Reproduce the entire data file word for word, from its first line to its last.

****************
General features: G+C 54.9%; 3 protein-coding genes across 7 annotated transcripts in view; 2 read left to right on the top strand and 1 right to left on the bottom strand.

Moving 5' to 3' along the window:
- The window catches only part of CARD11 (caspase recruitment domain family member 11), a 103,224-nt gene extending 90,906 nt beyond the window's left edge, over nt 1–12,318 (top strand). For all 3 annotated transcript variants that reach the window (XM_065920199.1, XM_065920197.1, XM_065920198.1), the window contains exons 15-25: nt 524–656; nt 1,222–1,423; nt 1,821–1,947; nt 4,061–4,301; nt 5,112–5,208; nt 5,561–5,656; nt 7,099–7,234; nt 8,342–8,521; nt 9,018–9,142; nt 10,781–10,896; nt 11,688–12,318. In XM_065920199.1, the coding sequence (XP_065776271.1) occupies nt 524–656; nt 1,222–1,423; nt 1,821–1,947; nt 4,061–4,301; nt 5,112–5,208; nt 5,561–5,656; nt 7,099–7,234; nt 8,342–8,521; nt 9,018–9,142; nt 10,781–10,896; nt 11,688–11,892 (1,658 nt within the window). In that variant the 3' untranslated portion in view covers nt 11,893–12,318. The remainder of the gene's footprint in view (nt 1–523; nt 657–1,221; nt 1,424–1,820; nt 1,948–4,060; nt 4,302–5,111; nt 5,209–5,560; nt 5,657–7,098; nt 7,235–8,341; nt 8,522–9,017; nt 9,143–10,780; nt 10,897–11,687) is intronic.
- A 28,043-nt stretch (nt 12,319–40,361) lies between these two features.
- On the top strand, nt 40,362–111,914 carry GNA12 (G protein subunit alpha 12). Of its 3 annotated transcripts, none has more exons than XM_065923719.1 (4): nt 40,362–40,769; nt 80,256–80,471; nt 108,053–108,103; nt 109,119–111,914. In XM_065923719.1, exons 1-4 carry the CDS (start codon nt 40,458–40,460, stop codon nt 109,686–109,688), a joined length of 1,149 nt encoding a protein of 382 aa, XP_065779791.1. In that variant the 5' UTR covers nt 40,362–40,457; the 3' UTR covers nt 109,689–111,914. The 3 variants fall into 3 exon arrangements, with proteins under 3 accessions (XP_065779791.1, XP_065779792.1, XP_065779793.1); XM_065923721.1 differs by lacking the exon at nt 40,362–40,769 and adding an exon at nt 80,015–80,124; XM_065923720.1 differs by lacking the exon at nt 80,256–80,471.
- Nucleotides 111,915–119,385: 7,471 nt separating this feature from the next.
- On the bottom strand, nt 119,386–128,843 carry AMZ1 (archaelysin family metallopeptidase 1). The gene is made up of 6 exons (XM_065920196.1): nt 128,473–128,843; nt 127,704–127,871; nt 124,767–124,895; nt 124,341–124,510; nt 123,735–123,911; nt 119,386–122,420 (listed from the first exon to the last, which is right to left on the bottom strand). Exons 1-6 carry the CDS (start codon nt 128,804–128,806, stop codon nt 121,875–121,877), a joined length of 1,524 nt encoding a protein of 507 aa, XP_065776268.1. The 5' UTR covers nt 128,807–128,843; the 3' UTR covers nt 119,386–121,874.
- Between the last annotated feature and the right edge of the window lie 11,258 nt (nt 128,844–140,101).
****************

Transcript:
General features: G+C 54.9%; 3 protein-coding genes across 7 annotated transcripts in view; 2 read left to right on the top strand and 1 right to left on the bottom strand.

Moving 5' to 3' along the window:
- The window catches only part of CARD11 (caspase recruitment domain family member 11), a 103,224-nt gene extending 90,906 nt beyond the window's left edge, over nt 1–12,318 (top strand). For all 3 annotated transcript variants that reach the window (XM_065920199.1, XM_065920197.1, XM_065920198.1), the window contains exons 15-25: nt 524–656; nt 1,222–1,423; nt 1,821–1,947; nt 4,061–4,301; nt 5,112–5,208; nt 5,561–5,656; nt 7,099–7,234; nt 8,342–8,521; nt 9,018–9,142; nt 10,781–10,896; nt 11,688–12,318. In XM_065920199.1, the coding sequence (XP_065776271.1) occupies nt 524–656; nt 1,222–1,423; nt 1,821–1,947; nt 4,061–4,301; nt 5,112–5,208; nt 5,561–5,656; nt 7,099–7,234; nt 8,342–8,521; nt 9,018–9,142; nt 10,781–10,896; nt 11,688–11,892 (1,658 nt within the window). In that variant the 3' untranslated portion in view covers nt 11,893–12,318. The remainder of the gene's footprint in view (nt 1–523; nt 657–1,221; nt 1,424–1,820; nt 1,948–4,060; nt 4,302–5,111; nt 5,209–5,560; nt 5,657–7,098; nt 7,235–8,341; nt 8,522–9,017; nt 9,143–10,780; nt 10,897–11,687) is intronic.
- A 28,043-nt stretch (nt 12,319–40,361) lies between these two features.
- On the top strand, nt 40,362–111,914 carry GNA12 (G protein subunit alpha 12). Of its 3 annotated transcripts, none has more exons than XM_065923719.1 (4): nt 40,362–40,769; nt 80,256–80,471; nt 108,053–108,103; nt 109,119–111,914. In XM_065923719.1, exons 1-4 carry the CDS (start codon nt 40,458–40,460, stop codon nt 109,686–109,688), a joined length of 1,149 nt encoding a protein of 382 aa, XP_065779791.1. In that variant the 5' UTR covers nt 40,362–40,457; the 3' UTR covers nt 109,689–111,914. The 3 variants fall into 3 exon arrangements, with proteins under 3 accessions (XP_065779791.1, XP_065779792.1, XP_065779793.1); XM_065923721.1 differs by lacking the exon at nt 40,362–40,769 and adding an exon at nt 80,015–80,124; XM_065923720.1 differs by lacking the exon at nt 80,256–80,471.
- Nucleotides 111,915–119,385: 7,471 nt separating this feature from the next.
- On the bottom strand, nt 119,386–128,843 carry AMZ1 (archaelysin family metallopeptidase 1). The gene is made up of 6 exons (XM_065920196.1): nt 128,473–128,843; nt 127,704–127,871; nt 124,767–124,895; nt 124,341–124,510; nt 123,735–123,911; nt 119,386–122,420 (listed from the first exon to the last, which is right to left on the bottom strand). Exons 1-6 carry the CDS (start codon nt 128,804–128,806, stop codon nt 121,875–121,877), a joined length of 1,524 nt encoding a protein of 507 aa, XP_065776268.1. The 5' UTR covers nt 128,807–128,843; the 3' UTR covers nt 119,386–121,874.
- Between the last annotated feature and the right edge of the window lie 11,258 nt (nt 128,844–140,101).